Original articleA Parkland Victim’s Father Designed a New Gun Reform Billboard in Boston
Manuel Oliver says it's a message "to the people of Florida."[You must be registered and logged in to see this image.]
In Massachusetts, a state with some of the nation’s toughest gun laws, a jarring new billboard has popped up over the Mass Pike. It has a challenge for the rest of the nation: Remember Joaquin “Guac” Oliver, and be more like us.
The giant sign that now hangs from the Dalton Street Parking Garage in Boston includes a photo of the 17-year-old killed in the mass shooting at the Marjorie Stoneman Douglas High School in Parkland, Florida, along with an eye-catching quotation: “If I had attended high school in Massachusetts instead of Parkland Florida, I would likely be alive today.”
Oliver’s father Manuel, an artist, designed the billboard. It’s the latest big public statement from the group Stop Handgun Violence.
“This message that we’re sending from Boston, from Massachusetts, we’re sending it to the people of Florida,” Oliver says at a Thursday morning press conference. “It’s too late for us to help our son Joaquin, but it’s still early for other parents to save their sons and daughters.”
In what is by no means a coincidence, the billboard emerges in Back Bay with the midterm elections just a week away. Surrounded by a who’s who of Massachusetts Democrats, Oliver showed up for the unveiling in a T-shirt reading “JUST F**CK!NG VOTE,” and says he is filling out a ballot for the first time this year. His state is in the midst of a competitive gubernatorial race, and received a visit from President Trump just last night. He didn’t endorse any candidates, but urged voters to reject anyone backed by the NRA.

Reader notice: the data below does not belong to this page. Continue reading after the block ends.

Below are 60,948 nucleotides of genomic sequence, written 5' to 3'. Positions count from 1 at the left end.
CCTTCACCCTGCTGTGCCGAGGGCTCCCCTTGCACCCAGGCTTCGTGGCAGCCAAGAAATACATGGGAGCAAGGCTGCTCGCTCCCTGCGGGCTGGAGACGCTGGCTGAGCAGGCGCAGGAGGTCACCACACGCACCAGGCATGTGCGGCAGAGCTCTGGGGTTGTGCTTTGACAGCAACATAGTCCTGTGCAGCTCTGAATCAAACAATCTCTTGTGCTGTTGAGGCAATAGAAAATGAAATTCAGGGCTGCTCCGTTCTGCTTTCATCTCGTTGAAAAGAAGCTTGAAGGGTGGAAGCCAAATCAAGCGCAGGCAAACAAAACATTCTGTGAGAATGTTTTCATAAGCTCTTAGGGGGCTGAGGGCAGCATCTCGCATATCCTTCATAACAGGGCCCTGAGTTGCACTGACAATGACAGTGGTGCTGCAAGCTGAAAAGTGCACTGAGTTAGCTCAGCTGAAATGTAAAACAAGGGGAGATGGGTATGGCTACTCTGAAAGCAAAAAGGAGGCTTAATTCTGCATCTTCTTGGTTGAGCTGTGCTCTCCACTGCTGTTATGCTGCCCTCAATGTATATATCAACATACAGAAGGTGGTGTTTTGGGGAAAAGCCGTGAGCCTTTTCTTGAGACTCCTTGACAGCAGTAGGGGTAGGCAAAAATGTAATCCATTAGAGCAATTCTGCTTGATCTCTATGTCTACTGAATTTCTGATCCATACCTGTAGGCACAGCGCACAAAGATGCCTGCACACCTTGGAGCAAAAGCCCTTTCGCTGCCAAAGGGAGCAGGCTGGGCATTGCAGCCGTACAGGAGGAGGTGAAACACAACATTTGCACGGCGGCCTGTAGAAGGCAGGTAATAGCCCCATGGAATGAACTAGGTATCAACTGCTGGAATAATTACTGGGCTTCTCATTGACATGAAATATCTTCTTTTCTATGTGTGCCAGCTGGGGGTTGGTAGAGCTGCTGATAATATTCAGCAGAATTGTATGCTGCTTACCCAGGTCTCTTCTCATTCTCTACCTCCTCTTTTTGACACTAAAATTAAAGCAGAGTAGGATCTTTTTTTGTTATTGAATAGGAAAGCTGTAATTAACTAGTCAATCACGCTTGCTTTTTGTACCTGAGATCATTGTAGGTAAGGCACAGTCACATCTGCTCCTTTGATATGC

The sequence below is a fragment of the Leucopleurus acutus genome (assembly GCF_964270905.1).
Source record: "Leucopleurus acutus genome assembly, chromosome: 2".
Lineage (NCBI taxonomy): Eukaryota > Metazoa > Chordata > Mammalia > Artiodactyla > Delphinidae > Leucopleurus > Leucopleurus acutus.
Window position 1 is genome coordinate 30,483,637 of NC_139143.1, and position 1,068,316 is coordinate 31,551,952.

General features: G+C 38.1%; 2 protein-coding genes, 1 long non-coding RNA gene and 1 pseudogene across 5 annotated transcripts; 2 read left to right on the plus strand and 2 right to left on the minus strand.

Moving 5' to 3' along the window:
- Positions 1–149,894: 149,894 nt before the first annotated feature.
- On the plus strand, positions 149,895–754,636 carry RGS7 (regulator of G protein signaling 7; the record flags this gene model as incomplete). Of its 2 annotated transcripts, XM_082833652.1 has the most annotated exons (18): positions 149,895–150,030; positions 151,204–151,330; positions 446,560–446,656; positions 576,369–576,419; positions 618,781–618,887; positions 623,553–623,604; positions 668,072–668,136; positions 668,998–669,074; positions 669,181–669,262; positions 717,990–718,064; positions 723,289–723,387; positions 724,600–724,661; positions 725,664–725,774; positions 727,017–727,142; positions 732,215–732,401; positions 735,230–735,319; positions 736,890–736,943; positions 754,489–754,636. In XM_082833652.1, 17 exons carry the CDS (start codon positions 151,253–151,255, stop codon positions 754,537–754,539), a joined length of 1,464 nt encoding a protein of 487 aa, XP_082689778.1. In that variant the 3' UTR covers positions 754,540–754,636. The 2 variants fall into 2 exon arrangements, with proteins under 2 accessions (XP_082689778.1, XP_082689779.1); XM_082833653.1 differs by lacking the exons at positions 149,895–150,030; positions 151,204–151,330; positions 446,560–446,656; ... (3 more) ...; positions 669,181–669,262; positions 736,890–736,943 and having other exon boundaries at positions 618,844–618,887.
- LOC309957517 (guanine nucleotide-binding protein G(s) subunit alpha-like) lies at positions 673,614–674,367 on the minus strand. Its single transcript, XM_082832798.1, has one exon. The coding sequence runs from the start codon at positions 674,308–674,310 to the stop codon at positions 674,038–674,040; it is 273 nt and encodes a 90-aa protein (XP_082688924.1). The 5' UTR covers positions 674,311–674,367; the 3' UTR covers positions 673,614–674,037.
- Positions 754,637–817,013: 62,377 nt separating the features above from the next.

This isn’t the first time Oliver has put his artistic eye to work for the cause. He and his wife Patricia founded a group in their son’s memory called Change the Ref, which aims to push for gun laws via public art. Last week it unveiled a 3D-printed likeness of his son in Times Square, in protest of 3D-printed weapons. He also painted a mural outside an NRA conference in Dallas that depicted Trump as the leader of a circus and NRA spokeswoman Dana Loesch as a clown.
Also on hand for the unveiling were some of the high schoolers who led a march this summer from Worcester to the Smith & Wesson firearm factory in Springfield. Oliver joined the teens in their demonstration this year, walking with them while wearing his son’s sneakers.
Stop Handgun Violence has sought to draw contrasts between gun-related statistics in Massachusetts to those in other states where laws are more lax, and by its count the state has a firearm fatality rate that’s about a quarter of Florida’s. It’s trying to get the state’s policies enacted across the country, including an assault weapons ban, background checks for private gun sales, and measures like the so-called “red flag” law, which passed in Massachusetts this year.
A bill filed by Sen. Ed Markey, who spoke at the unveiling, would provide incentives for states that adopt Massachusetts’ gun laws, called the MASS Act. The bill is doomed, of course, at least for now.
With the election inching closer, though, the group hopes the shock-inducing billboard and Oliver’s advocacy will motivate reform-minded voters, help nudge NRA-backed politicians out of office and, eventually, get meaningful laws passed.
“Until we take action and … are as passionate on gun violence prevention legislation as the NRA and gun rights groups are on stopping legislation, we reap what we sow and there are deadly consequences,” says Stop Handgun Violence founder John Rosenthal.
Rosenthal was also responsible for another iconic highway billboard near Fenway Park, which criticized the nation’s gun laws and featured a digital ticker counting the rising number of dead in real time. After staying up for nearly 20 years, it came down in 2015.
“This is Joaquin’s billboard,” Rosenthal says of the new one. “And Joaquin is looking down at us saying, ‘What are you going to do?'”